When using Left to Right Elimination or Gauss’s Methods, a system of three equation in three variables often results in a unique solution. In other words, a single value for each of the three variables solves each of the three equations in the system. However when some systems are put into row echelon form, all of the constants and variables in one of the equations drop out. In a sense, one of the equations has disappeared and now you are left with a system of two equations in three variables.

Don’t confuse this with an inconsistent system. In an inconsistent system, the row operations lead to one of the equations being false…something like 0 = 6. This type of system has no solutions.

Let’s examine a system of three equations in three variables in which one of the equations drops out. Take the system

If we use left to right elimination to solve this system, we get the equivalent system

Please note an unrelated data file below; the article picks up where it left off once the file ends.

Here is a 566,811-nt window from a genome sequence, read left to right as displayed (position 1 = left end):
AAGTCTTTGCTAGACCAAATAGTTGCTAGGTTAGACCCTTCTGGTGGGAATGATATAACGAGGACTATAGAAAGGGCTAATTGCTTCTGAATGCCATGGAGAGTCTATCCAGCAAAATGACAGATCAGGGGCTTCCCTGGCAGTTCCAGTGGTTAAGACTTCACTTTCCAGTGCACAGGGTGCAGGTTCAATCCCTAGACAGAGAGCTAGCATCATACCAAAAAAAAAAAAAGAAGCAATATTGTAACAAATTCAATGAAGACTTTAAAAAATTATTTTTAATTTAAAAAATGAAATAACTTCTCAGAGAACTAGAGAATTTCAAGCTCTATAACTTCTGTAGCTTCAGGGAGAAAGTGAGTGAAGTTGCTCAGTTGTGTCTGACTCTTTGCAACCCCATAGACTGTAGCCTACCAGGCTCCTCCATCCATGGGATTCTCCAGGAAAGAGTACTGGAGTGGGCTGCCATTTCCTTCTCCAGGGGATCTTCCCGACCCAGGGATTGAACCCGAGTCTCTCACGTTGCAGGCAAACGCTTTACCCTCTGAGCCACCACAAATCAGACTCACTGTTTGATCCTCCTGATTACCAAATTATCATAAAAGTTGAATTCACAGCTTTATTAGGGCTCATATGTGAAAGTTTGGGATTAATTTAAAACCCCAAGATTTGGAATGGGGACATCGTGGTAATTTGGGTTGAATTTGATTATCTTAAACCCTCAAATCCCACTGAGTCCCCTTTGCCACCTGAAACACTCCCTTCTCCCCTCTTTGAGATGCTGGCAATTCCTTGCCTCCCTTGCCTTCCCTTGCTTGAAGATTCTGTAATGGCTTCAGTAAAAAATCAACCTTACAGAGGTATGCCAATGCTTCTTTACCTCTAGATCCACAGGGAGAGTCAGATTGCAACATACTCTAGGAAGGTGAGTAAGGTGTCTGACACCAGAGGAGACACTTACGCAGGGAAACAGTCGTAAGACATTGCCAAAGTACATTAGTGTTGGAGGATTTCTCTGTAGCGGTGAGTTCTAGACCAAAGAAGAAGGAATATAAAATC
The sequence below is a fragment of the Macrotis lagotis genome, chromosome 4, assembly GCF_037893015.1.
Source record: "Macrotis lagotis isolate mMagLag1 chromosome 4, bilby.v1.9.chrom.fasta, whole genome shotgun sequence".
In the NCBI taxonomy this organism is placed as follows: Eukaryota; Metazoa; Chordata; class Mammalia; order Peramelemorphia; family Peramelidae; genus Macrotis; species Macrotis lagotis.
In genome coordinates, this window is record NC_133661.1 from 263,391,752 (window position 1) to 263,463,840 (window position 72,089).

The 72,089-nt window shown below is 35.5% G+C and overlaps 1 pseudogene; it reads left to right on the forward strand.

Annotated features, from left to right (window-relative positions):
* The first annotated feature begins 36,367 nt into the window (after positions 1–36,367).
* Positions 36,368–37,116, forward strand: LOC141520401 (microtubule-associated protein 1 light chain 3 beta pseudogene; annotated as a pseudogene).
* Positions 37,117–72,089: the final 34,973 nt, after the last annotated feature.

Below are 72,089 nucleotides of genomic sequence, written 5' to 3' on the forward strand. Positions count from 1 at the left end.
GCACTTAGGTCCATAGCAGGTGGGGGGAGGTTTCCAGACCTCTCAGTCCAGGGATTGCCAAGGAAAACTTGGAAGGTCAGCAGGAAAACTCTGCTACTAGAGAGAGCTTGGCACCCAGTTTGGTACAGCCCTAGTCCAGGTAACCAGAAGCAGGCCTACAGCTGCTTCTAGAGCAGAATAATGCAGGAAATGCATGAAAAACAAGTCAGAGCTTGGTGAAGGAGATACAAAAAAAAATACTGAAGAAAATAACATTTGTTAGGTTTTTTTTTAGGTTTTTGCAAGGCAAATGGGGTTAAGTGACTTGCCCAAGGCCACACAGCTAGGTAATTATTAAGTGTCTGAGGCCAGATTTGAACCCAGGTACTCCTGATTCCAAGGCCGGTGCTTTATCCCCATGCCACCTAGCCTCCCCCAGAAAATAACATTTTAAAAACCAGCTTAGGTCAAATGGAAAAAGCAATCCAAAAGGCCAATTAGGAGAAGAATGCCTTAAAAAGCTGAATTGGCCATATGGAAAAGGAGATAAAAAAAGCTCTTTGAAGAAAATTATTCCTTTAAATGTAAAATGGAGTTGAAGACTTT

This new system contains only two equations since 0 = 0 does not describe a relationship between the variables. This new system has many solutions. We can show this by solving the second equation for *y* to give

and substituting it into the first equation:

Now solve this equation for *x*,

The solution to the system is

This may also be written as an ordered triple . We have solved for x and y, but z is not specified. We can pick it to be anything. For instance, if *z* = 0, then *x* = -0 and *y* = 7. This means that the ordered triple (-9, 7, 0) solves the original system of equations. If *z* = -1, then *x* = 1 and *y* = 0, So (1, 0, -1) also solves the system.